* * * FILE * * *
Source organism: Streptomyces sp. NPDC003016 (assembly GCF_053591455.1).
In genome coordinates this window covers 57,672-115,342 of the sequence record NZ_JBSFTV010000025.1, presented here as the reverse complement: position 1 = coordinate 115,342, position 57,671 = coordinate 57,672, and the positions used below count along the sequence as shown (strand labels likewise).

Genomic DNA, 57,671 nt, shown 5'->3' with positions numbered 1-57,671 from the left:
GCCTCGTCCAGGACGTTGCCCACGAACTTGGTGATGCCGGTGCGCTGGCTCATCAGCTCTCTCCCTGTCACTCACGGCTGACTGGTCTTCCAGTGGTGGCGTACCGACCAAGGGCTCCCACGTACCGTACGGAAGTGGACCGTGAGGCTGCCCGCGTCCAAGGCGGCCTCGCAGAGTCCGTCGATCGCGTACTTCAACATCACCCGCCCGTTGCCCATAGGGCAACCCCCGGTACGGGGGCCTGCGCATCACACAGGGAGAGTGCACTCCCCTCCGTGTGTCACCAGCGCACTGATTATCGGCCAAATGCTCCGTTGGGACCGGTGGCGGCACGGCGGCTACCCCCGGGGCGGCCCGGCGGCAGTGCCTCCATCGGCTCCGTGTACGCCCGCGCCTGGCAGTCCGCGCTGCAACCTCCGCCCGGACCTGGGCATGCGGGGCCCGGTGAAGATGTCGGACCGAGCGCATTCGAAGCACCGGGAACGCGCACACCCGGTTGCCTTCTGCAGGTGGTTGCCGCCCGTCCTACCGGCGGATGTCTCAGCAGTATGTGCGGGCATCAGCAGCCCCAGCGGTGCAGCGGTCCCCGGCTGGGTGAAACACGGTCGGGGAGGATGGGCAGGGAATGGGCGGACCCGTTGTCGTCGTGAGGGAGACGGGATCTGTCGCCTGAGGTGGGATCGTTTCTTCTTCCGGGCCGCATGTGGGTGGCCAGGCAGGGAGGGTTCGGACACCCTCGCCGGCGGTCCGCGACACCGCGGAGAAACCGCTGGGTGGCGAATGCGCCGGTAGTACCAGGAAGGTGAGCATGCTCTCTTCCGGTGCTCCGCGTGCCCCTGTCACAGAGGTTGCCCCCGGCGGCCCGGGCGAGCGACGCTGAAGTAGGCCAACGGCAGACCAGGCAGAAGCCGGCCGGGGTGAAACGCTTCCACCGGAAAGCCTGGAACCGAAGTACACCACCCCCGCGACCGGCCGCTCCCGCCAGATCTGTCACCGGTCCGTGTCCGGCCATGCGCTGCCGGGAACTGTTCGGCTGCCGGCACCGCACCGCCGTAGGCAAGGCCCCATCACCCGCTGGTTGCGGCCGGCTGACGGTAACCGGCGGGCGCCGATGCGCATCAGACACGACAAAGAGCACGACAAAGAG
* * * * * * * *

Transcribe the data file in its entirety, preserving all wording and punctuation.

Source organism: Streptomyces sp. NPDC003016 (assembly GCF_053591455.1).
In genome coordinates this window covers 57,672-115,342 of the sequence record NZ_JBSFTV010000025.1, presented here as the reverse complement: position 1 = coordinate 115,342, position 57,671 = coordinate 57,672, and the positions used below count along the sequence as shown (strand labels likewise).

Genomic DNA, 57,671 nt, shown 5'->3' with positions numbered 1-57,671 from the left:
GCCTCGTCCAGGACGTTGCCCACGAACTTGGTGATGCCGGTGCGCTGGCTCATCAGCTCTCTCCCTGTCACTCACGGCTGACTGGTCTTCCAGTGGTGGCGTACCGACCAAGGGCTCCCACGTACCGTACGGAAGTGGACCGTGAGGCTGCCCGCGTCCAAGGCGGCCTCGCAGAGTCCGTCGATCGCGTACTTCAACATCACCCGCCCGTTGCCCATAGGGCAACCCCCGGTACGGGGGCCTGCGCATCACACAGGGAGAGTGCACTCCCCTCCGTGTGTCACCAGCGCACTGATTATCGGCCAAATGCTCCGTTGGGACCGGTGGCGGCACGGCGGCTACCCCCGGGGCGGCCCGGCGGCAGTGCCTCCATCGGCTCCGTGTACGCCCGCGCCTGGCAGTCCGCGCTGCAACCTCCGCCCGGACCTGGGCATGCGGGGCCCGGTGAAGATGTCGGACCGAGCGCATTCGAAGCACCGGGAACGCGCACACCCGGTTGCCTTCTGCAGGTGGTTGCCGCCCGTCCTACCGGCGGATGTCTCAGCAGTATGTGCGGGCATCAGCAGCCCCAGCGGTGCAGCGGTCCCCGGCTGGGTGAAACACGGTCGGGGAGGATGGGCAGGGAATGGGCGGACCCGTTGTCGTCGTGAGGGAGACGGGATCTGTCGCCTGAGGTGGGATCGTTTCTTCTTCCGGGCCGCATGTGGGTGGCCAGGCAGGGAGGGTTCGGACACCCTCGCCGGCGGTCCGCGACACCGCGGAGAAACCGCTGGGTGGCGAATGCGCCGGTAGTACCAGGAAGGTGAGCATGCTCTCTTCCGGTGCTCCGCGTGCCCCTGTCACAGAGGTTGCCCCCGGCGGCCCGGGCGAGCGACGCTGAAGTAGGCCAACGGCAGACCAGGCAGAAGCCGGCCGGGGTGAAACGCTTCCACCGGAAAGCCTGGAACCGAAGTACACCACCCCCGCGACCGGCCGCTCCCGCCAGATCTGTCACCGGTCCGTGTCCGGCCATGCGCTGCCGGGAACTGTTCGGCTGCCGGCACCGCACCGCCGTAGGCAAGGCCCCATCACCCGCTGGTTGCGGCCGGCTGACGGTAACCGGCGGGCGCCGATGCGCATCAGACACGACAAAGAGCACGACAAAGAG